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Arvind Singhal, Prucia Buscell, and Curt Lindberg (2010). Inviting Everyone: Healing Healthcare through Positive Deviance. Bordentown, NJ: PlexusPress.


Positive Deviance (PD) is an approach to social change that enables communities and organizations to discover the wisdom they already have, and then to act on it. The premise of PD is that in every community there are certain individuals or groups whose uncommon practices or strategies enable them to find better solutions to problems than neighbors and peers who have access to the same resources. PD is led by people in the community who help identify and spread the successful practices. Ideas for change are more likely to be accepted and adopted when they are based on existing local wisdom than they are when outside exports try to impose them. This book tells the remarkable story of how a people-centered approach to organizational and social change, accompanied by sound scientific and technical expertise, yielded positive quality outcomes for ordinary citizens, health care institutions and their patients, and society in general. This work draws upon the collective wisdom and experience of infection control practitioners, doctors, public health authorities, nurses, social and organizational change practitioners, health care administrators, patients and front line workers. Additional benefits of use of the PD process to fight infection turned out to be improved workplace relationships, healthier and more resilient organizational cultures, and expanded networks of people in many fields and geographical locations who shared ideas, resources and the inspiration of their own contributions to saving lives.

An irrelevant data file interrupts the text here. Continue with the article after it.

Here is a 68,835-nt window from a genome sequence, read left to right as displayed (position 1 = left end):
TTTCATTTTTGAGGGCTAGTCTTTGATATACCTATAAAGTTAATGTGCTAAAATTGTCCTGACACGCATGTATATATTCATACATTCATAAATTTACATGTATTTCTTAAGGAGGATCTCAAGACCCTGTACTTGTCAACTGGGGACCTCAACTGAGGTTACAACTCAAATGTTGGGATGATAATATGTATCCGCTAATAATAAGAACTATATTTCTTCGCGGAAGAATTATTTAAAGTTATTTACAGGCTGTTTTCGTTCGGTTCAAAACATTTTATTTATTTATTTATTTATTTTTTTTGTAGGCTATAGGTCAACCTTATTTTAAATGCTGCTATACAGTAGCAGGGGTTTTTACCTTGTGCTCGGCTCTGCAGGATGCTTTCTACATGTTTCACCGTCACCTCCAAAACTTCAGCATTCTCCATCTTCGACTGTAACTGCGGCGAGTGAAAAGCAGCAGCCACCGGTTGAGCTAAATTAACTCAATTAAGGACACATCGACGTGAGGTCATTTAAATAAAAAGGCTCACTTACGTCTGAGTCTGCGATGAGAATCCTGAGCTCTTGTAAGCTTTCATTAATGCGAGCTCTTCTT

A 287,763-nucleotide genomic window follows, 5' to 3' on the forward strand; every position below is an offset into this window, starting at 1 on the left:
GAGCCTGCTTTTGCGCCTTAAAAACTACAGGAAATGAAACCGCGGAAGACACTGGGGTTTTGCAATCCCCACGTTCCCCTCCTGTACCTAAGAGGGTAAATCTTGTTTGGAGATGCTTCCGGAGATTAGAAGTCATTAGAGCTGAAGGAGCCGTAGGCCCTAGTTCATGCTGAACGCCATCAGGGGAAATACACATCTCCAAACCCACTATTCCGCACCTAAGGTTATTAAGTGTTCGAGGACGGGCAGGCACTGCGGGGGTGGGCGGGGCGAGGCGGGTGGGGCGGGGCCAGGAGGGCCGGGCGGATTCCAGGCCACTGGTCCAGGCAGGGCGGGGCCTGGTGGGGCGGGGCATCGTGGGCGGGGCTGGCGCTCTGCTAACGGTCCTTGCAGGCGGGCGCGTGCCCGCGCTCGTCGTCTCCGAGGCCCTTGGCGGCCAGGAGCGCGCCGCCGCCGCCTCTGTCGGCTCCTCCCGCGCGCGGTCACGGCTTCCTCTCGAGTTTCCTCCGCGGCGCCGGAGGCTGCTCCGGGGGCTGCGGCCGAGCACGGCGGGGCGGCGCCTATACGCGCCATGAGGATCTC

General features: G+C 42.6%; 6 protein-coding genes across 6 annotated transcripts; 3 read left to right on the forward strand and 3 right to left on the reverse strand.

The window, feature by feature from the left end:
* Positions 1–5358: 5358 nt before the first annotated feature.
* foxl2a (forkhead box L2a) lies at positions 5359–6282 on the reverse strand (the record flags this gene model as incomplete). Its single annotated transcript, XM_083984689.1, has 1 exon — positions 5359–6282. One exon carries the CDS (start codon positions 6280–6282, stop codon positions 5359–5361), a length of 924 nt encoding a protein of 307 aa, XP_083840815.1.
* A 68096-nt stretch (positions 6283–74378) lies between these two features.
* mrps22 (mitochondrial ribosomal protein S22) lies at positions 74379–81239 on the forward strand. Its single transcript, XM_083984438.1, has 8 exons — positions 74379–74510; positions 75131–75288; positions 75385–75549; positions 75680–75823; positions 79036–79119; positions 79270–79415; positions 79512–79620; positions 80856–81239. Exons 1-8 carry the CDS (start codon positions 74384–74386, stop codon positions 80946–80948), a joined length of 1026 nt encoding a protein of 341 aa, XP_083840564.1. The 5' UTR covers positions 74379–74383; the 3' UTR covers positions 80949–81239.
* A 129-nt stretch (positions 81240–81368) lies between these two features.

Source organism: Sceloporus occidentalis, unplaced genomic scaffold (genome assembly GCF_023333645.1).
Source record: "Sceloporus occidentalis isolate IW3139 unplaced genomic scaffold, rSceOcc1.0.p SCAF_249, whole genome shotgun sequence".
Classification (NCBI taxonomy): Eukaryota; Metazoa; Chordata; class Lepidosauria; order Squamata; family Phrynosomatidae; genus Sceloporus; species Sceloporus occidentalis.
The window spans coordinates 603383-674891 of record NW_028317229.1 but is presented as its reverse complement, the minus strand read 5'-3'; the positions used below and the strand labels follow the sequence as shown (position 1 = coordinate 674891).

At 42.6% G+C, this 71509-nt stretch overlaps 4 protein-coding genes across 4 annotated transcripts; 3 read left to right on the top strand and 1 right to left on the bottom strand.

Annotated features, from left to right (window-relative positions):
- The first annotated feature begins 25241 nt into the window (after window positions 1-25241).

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    Arvind Singhal and Lucia Dura (2009). Protecting Children from Exploitation and Trafficking:  Using the Positive Deviance Approach in Uganda and Indonesia. Washington D.C.: Save the Children in association with The University of Texas at El Paso, Department of Communication, Social Justice Initiative.